In the 1980s and ‘90s, Peru experienced one of the longest economic and political crises of its history. The debt crisis and hyperinflation of the 1980s coincided with the growth of terrorist violence by Sendero Luminoso, followed by the authoritarian government of Alberto Fujimori (1990-2000). Peruvian democracy continues to grapple with the legacies of the recent past. According to Catalina Romero, Dean of the School of Social Sciences at Peru's Catholic University and Public Policy Scholar under the Henry R. Luce Initiative on Religion and International Affairs, religion and values have played a significant role in the expansion of democracy in Peru over the last ten years. Peruvians have low levels of inter-personal trust and indicators of democratic culture in Peru are weak. But while trust in the government and institutions is low, Peruvians exhibit high levels of trust in the Catholic Church. Romero argued that public spaces within and outside the Church have offered opportunities for the development and expression of civil society.

Culture and Values
According to the World Value Surveys, citizens are ascribing greater importance to religion in their daily lives. But just as Peruvians are becoming more religious, they are also becoming more autonomous. "Just because you're Catholic, doesn't mean you're going to do what the church says," observed Romero at a March 22, 2010, seminar. Moreover, on social issues such as divorce and homosexuality, Peruvian attitudes have become increasingly tolerant, but not so within the Church.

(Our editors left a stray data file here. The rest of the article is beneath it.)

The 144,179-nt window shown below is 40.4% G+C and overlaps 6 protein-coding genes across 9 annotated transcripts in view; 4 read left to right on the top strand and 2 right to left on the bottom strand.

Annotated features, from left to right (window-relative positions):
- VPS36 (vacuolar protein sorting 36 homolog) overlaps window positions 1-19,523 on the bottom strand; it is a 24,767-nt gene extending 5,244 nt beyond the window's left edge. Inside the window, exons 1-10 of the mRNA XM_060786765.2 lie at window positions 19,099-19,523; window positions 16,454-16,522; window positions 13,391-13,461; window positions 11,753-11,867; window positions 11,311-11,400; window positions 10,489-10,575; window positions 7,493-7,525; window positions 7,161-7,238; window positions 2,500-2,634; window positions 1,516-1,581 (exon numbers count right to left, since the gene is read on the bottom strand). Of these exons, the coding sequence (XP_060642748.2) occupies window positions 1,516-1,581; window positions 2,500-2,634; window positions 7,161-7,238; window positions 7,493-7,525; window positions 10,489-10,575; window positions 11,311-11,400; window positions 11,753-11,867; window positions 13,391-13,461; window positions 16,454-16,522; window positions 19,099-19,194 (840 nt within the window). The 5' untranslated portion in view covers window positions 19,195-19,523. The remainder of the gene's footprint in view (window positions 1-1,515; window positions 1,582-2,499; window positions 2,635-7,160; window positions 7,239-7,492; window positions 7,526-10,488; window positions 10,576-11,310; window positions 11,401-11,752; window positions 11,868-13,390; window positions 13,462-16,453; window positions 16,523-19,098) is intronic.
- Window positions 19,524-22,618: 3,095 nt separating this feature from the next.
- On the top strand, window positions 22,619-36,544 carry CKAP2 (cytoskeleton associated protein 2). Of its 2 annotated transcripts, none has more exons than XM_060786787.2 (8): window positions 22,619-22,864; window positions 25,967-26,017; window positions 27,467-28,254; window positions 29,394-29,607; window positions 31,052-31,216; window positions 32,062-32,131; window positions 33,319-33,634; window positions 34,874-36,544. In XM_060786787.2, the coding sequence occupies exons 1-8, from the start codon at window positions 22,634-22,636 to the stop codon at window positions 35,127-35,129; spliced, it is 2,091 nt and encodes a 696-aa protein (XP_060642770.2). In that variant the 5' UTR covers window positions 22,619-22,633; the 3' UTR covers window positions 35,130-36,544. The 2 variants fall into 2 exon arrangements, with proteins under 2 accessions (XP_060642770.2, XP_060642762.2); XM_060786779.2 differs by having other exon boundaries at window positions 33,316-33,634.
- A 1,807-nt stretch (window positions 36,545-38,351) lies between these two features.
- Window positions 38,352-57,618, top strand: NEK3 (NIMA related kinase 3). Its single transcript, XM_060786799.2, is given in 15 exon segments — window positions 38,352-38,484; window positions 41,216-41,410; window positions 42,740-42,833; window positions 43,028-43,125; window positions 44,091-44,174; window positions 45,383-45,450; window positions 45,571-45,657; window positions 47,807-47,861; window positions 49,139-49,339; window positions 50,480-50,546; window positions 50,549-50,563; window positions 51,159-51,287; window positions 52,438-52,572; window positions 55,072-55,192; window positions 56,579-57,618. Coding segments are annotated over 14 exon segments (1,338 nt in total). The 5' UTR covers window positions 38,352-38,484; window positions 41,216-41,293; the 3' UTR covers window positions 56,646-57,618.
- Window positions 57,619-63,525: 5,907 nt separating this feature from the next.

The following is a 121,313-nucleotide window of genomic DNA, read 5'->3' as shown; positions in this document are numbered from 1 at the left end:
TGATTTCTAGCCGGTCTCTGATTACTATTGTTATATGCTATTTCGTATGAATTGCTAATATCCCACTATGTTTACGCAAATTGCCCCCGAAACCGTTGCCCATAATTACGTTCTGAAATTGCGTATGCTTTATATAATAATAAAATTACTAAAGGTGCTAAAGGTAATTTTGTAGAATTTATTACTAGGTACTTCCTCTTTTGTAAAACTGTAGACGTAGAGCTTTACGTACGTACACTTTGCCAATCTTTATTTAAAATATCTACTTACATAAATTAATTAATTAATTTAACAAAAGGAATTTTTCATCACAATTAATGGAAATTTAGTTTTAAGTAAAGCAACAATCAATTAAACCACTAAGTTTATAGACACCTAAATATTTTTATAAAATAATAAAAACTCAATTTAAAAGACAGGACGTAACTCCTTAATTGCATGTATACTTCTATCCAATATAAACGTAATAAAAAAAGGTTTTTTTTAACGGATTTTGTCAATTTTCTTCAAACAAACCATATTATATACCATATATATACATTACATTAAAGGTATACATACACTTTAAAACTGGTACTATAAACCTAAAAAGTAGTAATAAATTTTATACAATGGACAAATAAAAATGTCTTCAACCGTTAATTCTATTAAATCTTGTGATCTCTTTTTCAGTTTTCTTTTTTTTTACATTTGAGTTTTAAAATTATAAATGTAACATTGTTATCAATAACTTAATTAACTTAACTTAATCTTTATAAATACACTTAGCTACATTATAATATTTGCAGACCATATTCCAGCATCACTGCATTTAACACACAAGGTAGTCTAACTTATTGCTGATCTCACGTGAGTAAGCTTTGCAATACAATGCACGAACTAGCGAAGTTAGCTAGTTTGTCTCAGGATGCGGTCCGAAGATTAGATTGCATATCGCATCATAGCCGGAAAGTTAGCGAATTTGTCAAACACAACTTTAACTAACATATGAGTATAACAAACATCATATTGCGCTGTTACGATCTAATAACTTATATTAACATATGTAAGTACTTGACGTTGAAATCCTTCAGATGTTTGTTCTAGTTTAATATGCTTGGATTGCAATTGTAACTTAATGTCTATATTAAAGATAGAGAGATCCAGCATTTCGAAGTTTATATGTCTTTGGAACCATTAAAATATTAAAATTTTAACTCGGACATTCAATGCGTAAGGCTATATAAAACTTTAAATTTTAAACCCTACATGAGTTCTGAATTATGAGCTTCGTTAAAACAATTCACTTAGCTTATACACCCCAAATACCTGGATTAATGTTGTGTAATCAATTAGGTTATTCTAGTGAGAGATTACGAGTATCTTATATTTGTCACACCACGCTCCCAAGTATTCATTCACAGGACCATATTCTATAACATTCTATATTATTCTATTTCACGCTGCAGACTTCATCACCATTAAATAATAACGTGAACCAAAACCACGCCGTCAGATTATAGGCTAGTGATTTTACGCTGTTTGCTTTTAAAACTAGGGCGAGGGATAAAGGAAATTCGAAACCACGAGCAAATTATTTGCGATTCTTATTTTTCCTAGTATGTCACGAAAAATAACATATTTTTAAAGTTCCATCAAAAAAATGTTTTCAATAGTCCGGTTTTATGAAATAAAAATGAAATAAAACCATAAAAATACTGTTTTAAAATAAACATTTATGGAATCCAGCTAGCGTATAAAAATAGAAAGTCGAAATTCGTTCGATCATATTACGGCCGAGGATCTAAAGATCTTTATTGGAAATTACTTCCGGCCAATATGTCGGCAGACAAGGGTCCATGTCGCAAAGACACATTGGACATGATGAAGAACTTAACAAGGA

Influence of Religion in Politics
Romero posited that even though it is difficult to make generalizations about the role of the Church, religion itself has had a strong influence on politics in Peru. Religious figures supported authoritarian governments like that of Alberto Fujimori, but also were deeply involved with popular sectors in the defense of social and human rights. The Peruvian Catholic Church is not fragmented, she argued, but exhibits stronger and stronger pluralistic tendencies. Constitutional reform has led to a re-thinking of Church-state relations, and the Church's separation from the state has made it not only part of civil society, but a kind of civil society unto itself, composed of different spheres and tendencies.

Public Spaces and Religious Pluralism
The Church's possibilities of contributing to democratization in Peru are related to both internal and external spheres. The multiplication of public spaces within the Church and the practice of dialogue with different groups outside the Church are two aspects of the Church's democratizing role. For example, on several occasions in the recent past, members of the Church have participated in such major national entities as the Truth and Reconciliation Commission (investigating human rights violations during the war) and the National Agreement (dealing with gender), without representing the Church in a formal capacity.

Romero indicated that different spheres within the Church—clergy and laity—possess different degrees of latitude when it comes to the freedom to speak and express opinions. For example, it is easier for a nun or priest to "openly discuss demands which are coming from society or interest groups" than for a bishop, who cannot openly go against Church doctrine. Romero contended that "the differentiation of spheres within the Church…[provides a place for] laity and priests to discuss… social and political issues, with freedom of expression." This building of civil society within the Church, she concluded, "opens the door for a stronger relation with democracy."